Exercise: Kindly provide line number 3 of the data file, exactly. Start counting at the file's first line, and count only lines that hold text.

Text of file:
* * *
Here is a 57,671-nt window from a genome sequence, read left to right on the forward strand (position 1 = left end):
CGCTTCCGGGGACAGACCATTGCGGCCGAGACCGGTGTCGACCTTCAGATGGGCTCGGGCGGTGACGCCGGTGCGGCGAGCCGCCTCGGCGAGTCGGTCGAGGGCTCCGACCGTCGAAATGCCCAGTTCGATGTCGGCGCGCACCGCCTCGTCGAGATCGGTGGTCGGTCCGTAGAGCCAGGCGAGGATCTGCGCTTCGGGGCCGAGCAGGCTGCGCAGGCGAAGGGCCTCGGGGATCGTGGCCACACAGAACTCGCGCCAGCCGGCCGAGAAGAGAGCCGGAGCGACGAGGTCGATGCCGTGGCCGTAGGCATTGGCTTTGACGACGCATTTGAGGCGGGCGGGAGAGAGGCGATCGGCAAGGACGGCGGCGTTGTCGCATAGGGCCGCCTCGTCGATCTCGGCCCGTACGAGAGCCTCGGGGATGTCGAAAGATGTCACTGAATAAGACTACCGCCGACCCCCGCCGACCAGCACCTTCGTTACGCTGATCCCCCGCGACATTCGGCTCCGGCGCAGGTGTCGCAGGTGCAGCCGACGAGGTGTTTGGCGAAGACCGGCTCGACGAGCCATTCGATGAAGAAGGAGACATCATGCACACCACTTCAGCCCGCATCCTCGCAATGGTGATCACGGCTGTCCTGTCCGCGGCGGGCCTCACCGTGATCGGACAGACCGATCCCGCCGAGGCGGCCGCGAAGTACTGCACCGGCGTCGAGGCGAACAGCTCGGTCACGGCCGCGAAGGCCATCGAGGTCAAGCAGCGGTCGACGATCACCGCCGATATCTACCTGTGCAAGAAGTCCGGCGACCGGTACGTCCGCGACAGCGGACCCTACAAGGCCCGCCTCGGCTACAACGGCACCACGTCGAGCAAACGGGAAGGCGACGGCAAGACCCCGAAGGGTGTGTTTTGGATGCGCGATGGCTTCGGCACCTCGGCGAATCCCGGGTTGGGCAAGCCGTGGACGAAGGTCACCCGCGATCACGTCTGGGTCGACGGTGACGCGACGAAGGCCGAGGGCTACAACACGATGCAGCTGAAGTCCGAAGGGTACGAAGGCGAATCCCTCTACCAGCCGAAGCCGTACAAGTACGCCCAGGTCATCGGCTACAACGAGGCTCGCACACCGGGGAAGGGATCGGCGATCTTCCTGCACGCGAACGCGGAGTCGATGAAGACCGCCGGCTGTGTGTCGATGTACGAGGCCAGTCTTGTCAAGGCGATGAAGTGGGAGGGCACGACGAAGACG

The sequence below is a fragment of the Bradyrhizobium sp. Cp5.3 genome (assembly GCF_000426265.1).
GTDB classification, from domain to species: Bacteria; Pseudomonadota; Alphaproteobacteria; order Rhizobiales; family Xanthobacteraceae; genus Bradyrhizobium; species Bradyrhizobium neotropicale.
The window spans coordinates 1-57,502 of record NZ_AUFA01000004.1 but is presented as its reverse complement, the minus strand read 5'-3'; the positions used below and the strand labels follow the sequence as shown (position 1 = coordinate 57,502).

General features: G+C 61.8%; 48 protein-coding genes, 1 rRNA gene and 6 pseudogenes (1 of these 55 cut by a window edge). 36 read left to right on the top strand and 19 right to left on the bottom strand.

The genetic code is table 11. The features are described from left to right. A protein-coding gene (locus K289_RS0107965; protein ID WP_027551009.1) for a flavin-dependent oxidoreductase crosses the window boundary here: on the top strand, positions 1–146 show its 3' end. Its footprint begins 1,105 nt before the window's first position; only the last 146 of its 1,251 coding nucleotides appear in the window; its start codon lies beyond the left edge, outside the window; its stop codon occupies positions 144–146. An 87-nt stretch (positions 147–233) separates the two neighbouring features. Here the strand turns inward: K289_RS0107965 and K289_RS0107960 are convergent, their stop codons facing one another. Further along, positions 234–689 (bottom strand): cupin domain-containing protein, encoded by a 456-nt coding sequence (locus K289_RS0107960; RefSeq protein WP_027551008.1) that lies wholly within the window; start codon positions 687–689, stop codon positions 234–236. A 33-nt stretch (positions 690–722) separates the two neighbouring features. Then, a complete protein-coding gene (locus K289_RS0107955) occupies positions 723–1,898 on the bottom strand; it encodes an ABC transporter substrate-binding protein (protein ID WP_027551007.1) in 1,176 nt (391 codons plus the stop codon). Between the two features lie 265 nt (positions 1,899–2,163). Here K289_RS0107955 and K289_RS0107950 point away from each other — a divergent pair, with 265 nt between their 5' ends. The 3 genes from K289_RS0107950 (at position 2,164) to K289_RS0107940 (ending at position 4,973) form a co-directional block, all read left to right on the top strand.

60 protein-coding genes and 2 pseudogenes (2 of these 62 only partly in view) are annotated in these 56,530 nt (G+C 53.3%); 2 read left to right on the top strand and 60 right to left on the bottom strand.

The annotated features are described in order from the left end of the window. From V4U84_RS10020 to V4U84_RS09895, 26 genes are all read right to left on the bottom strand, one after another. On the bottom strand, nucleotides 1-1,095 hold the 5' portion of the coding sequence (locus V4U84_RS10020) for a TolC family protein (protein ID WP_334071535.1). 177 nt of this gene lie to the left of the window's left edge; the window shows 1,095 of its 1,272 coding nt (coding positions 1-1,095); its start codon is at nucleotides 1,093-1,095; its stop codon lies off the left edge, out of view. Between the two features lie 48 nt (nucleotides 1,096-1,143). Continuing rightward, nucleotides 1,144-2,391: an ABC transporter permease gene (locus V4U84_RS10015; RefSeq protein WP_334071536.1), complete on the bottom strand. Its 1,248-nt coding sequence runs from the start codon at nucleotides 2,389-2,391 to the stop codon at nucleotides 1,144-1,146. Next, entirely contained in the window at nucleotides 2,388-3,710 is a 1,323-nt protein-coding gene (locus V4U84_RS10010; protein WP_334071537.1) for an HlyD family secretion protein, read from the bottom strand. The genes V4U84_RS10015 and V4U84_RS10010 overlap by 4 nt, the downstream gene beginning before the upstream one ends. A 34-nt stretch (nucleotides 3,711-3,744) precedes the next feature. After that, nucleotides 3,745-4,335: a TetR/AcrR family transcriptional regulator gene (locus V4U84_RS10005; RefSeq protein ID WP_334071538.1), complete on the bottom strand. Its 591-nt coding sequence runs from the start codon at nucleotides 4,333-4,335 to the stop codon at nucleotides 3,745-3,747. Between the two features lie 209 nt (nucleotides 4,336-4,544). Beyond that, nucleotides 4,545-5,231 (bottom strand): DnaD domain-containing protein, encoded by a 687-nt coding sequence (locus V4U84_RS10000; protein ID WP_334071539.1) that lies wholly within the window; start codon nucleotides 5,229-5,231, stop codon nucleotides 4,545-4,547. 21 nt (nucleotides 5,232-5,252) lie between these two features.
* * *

The sequence below is a fragment of the Bradyrhizobium sp. Cp5.3 genome (assembly GCF_000426265.1).